The Birthplace of the Boston Cream Pie

Tradition meets Tastey

Where: Omni Parker House 60 School St., Boston, MA – Directions
When:  Hours of operation for Parker’s Restaurant, Parker’s Bar, The Last Hurrah
How Much: $9 served in the restaurant and bars, $8.50 from the hotel gift shop

I have ate a few Boston Kreme donuts in my life, but never had I ever ate the original Boston cream pie at Omni Parker House hotel in downtown Boston– until now.


A six foot tall sign outside of Omni Parker House urges pedestrians to come inside and try Boston’s official state dessert. Photo by Catherine Trudell.

The first Boston Cream Pie was created and served at Parker’s Restaurant when the hotel opened in October 1856. This pie is almost 160 years old! It was originally called “Parker House Chocolate Cream Pie”.

This dessert was revolutionary at the time. Chocolate had never been used as an icing. In the 1850’s, people were either consuming chocolate as a beverage, or putting it in puddings. So when Armenian-French chef, M. Sanzian, drizzled it on top of sponge cake and pastry cream, people went nuts. I’m not sure America has ever recovered.

The taste: I was surprised by how light and fluffy the boston cream pie was. If you’re expecting the level of cream that oozes out of the Dunkin’ Donuts version, you’ll be disappointed. I thought this version was superior. The Omni Parker House Boston Cream Pie is not a pie at all, but a sponge cake with layers of light pastry cream and a thin layer of hardened chocolate on top. It wasn’t too rich or overpowering. I split it with a friend, and between the two of  us the plate was clean of every last drop of chocolate and whipped cream. The original recipe.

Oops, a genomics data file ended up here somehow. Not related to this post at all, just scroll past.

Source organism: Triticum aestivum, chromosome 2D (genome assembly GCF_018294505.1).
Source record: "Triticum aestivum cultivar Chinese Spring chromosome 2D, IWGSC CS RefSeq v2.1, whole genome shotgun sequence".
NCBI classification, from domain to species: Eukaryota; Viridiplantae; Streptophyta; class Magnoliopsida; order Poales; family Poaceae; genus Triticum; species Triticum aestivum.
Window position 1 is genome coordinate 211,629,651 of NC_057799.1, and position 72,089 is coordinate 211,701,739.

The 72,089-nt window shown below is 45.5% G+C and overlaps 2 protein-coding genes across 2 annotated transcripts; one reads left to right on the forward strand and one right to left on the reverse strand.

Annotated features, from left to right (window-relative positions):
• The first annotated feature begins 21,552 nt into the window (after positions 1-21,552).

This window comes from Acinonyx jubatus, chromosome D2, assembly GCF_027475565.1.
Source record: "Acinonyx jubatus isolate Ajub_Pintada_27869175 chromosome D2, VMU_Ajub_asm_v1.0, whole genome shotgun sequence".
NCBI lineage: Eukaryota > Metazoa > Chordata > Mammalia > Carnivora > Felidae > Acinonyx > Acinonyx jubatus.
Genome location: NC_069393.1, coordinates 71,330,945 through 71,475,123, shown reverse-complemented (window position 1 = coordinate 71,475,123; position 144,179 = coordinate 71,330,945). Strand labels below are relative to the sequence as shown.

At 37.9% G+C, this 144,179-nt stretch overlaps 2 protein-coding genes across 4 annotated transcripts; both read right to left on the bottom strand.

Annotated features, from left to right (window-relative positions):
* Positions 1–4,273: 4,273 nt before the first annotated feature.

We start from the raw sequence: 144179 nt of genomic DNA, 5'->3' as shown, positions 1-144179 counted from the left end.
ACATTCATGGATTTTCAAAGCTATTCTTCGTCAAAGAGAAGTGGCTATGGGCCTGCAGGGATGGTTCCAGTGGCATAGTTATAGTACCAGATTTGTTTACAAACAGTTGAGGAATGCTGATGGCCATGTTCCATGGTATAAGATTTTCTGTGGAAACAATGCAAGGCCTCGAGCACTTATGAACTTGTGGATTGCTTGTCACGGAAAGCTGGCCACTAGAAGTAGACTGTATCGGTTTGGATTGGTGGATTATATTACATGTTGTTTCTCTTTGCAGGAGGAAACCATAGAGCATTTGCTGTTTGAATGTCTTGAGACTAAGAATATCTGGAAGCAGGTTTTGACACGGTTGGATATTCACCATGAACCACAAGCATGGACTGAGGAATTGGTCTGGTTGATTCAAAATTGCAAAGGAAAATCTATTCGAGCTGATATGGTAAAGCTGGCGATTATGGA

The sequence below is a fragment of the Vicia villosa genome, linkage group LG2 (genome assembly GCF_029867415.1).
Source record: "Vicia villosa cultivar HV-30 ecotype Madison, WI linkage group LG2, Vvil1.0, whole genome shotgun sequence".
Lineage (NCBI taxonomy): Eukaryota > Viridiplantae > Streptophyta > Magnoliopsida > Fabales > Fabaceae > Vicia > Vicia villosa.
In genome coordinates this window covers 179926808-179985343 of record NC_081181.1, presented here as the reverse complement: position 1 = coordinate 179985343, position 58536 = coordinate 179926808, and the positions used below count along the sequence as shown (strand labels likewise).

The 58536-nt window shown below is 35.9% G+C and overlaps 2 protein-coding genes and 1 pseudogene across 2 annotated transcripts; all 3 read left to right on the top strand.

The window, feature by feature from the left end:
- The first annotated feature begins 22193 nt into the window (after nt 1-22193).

“There wasn’t nearly as much cream on the inside as I’d hope” said self proclaimed food critic, Thomas Villareal.

We ordered two Irish Coffees to pair with our snowy day treat. The coffees were strong… as in whiskey strong! I had to ask for cream to take some of the edge off–but it warmed me up on the winter night.


Frank McCabe, Anne McDade, and Eileen McDade traveled from Scotland to celebrate Anne’s birthday… and for the pie. Photo by Catherine Trudell

Two tables over, a group of three Scottish tourists were eating the original dessert. They said they came in to the hotel bar just for the famous pie.

“It’s really nice,” said Frank McCabe. “Can you spell mmmm?”

“It was definitely worth the the visit to Boston,” said Eileen.



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